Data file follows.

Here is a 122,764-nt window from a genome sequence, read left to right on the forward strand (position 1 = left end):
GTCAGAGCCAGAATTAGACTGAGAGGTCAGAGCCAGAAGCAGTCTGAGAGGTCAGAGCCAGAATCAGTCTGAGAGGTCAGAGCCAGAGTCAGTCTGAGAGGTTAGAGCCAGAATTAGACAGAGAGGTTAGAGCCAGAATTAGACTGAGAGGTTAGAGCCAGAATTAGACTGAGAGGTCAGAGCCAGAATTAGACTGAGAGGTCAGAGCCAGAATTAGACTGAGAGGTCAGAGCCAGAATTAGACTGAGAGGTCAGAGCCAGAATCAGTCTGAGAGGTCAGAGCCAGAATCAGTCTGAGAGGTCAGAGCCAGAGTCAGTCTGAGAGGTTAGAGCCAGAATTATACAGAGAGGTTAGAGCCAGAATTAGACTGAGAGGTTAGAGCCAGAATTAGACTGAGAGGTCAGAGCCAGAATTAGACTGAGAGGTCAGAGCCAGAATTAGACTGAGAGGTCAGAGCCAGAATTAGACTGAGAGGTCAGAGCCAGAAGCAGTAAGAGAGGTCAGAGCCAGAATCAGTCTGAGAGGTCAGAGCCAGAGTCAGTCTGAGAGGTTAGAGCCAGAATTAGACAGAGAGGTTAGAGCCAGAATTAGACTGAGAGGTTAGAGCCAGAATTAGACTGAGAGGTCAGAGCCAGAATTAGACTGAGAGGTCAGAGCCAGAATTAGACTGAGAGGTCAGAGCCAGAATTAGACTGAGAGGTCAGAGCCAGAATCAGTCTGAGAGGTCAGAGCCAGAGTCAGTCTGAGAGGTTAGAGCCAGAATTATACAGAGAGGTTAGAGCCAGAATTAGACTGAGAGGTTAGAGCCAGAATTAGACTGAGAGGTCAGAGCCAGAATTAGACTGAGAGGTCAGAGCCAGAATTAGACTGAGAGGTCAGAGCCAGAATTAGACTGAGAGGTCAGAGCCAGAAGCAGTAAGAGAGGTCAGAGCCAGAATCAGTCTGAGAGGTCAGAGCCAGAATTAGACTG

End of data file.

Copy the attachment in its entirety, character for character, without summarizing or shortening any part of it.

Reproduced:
Here is a 122,764-nt window from a genome sequence, read left to right on the forward strand (position 1 = left end):
GTCAGAGCCAGAATTAGACTGAGAGGTCAGAGCCAGAAGCAGTCTGAGAGGTCAGAGCCAGAATCAGTCTGAGAGGTCAGAGCCAGAGTCAGTCTGAGAGGTTAGAGCCAGAATTAGACAGAGAGGTTAGAGCCAGAATTAGACTGAGAGGTTAGAGCCAGAATTAGACTGAGAGGTCAGAGCCAGAATTAGACTGAGAGGTCAGAGCCAGAATTAGACTGAGAGGTCAGAGCCAGAATTAGACTGAGAGGTCAGAGCCAGAATCAGTCTGAGAGGTCAGAGCCAGAATCAGTCTGAGAGGTCAGAGCCAGAGTCAGTCTGAGAGGTTAGAGCCAGAATTATACAGAGAGGTTAGAGCCAGAATTAGACTGAGAGGTTAGAGCCAGAATTAGACTGAGAGGTCAGAGCCAGAATTAGACTGAGAGGTCAGAGCCAGAATTAGACTGAGAGGTCAGAGCCAGAATTAGACTGAGAGGTCAGAGCCAGAAGCAGTAAGAGAGGTCAGAGCCAGAATCAGTCTGAGAGGTCAGAGCCAGAGTCAGTCTGAGAGGTTAGAGCCAGAATTAGACAGAGAGGTTAGAGCCAGAATTAGACTGAGAGGTTAGAGCCAGAATTAGACTGAGAGGTCAGAGCCAGAATTAGACTGAGAGGTCAGAGCCAGAATTAGACTGAGAGGTCAGAGCCAGAATTAGACTGAGAGGTCAGAGCCAGAATCAGTCTGAGAGGTCAGAGCCAGAGTCAGTCTGAGAGGTTAGAGCCAGAATTATACAGAGAGGTTAGAGCCAGAATTAGACTGAGAGGTTAGAGCCAGAATTAGACTGAGAGGTCAGAGCCAGAATTAGACTGAGAGGTCAGAGCCAGAATTAGACTGAGAGGTCAGAGCCAGAATTAGACTGAGAGGTCAGAGCCAGAAGCAGTAAGAGAGGTCAGAGCCAGAATCAGTCTGAGAGGTCAGAGCCAGAATTAGACTG